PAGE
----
Under-producing and Under-performing: American Higher Education Needs 200 more Universities

They are consistent memes.  We do not have to invest in American colleges and universities because (1) most jobs do not require a college degree, (2) there are too many college students already, or (3) long-term income is not related to level of education.

I hear their echos at neighborhood social gatherings. CCAPs Richard Vedder has been touting off-shoring and the shortage of tradesmen as a reason for not “mindlessly increasing college enrollments” for several years now. They are a consistent talking point in states that feel the need to reduce their expenditures and see the public university system as a fat, juicy target.  If college graduates wind up driving cabs and flipping burgers — cartoonish versions of the truth —  what is the real value of a college diploma?

Before anyone else buys into the idea that we need fewer — not more — college graduates, we should probably go to the videotape. A report entitled The Undereducated American casts grave doubt on some underlying assumptions that sound plausible on the surface but seem to crumble away when they are examined more closely.

Anthony Carnevale and Stephen Rose focused a lens on the production of college graduates compared to the market demand.  They concluded that

  1. The United States has been under-producing college trained workers since at least 1980.
  2. Supply has failed to keep up with demand, resulting in a ten-year shortfall of up to 20 million graduates.
  3. The underproduction of college graduates is a significant cause of income inequality in America.

The most striking thing about their analysis is that it relies on traditional economic theory. Employers would have to be in a national conspiracy to behave irrationally to conclude otherwise.

According to Carnevale and Rose, the demand for college graduates has been growing at 2% annually since 1980 but the higher education system has been falling short of that demand by at least 0.5%.  That’s a current deficit of 20 million college trained workers.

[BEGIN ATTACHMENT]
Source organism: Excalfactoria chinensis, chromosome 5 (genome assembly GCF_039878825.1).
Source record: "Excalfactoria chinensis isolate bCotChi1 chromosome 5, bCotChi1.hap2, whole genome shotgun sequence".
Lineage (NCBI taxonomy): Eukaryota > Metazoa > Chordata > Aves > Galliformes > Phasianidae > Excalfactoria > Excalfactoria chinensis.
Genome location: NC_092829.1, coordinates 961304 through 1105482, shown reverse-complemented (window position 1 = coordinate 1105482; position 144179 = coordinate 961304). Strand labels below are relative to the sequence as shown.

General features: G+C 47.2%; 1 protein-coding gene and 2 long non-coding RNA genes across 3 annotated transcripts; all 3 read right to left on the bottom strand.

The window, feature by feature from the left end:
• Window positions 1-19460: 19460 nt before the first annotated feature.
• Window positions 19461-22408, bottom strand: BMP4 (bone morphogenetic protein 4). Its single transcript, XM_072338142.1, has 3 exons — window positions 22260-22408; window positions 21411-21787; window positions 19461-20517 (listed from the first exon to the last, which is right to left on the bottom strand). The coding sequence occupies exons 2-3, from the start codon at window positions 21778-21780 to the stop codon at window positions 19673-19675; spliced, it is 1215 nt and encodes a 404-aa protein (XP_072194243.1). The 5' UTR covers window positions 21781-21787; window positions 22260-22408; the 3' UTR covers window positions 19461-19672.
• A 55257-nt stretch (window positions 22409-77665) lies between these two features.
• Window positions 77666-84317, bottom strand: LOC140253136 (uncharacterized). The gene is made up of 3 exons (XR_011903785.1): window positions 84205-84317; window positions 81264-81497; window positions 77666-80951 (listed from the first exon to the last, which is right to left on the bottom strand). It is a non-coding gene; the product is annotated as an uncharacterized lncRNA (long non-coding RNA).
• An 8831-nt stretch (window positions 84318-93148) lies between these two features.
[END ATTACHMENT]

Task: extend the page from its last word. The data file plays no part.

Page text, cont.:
To put that in perspective: it would take an additional 200 universities the size of Georgia Tech just to fill that gap.

What about the idea that college graduates are being shunted into low-wage jobs that “don’t require a degree?”   In truth college graduates hold only a tiny percentage of the jobs for which a college education is overkill. College-trained workers account for only 7% of the total number of cashiers and hairdressers for example.  It is simply not true that the nation’s colleges and universities are producing overqualified line cooks.

Remarkably, even in those cases where a low skill job is held by a college graduate, a bachelor’s degree results in a “wage premium” for workers. On the average, college-educated hairdressers earn nearly 70% more than their high-school graduate workmates.  Retail sales clerks fare even better:  the 18% of  the retail sales personnel who have college degrees earn 73.2% more than someone who has only a high school diploma.  It is a wage premium that grows to 75% for some middle skill jobs.

Carnevale and Rose also analyze income discrepancies across the entire economy, concluding that the lack of college-trained personnel to fill available positions is a cause of income inequality.  It is a problem that is compounded by the increasing selectivity of some colleges and universities.  They with increasing frequency select their freshman candidates from a narrow socioeconomic pool.  So, not only do they earn more, but they come from families with disproportionately large incomes and personal fortunes.

Arizona State president Michael Crow once laid a large chart in front of me and pointed out that “The United States has not increased capacity in higher education since 1960.”  He was right.  We need 200 more universities just to get back in the game.


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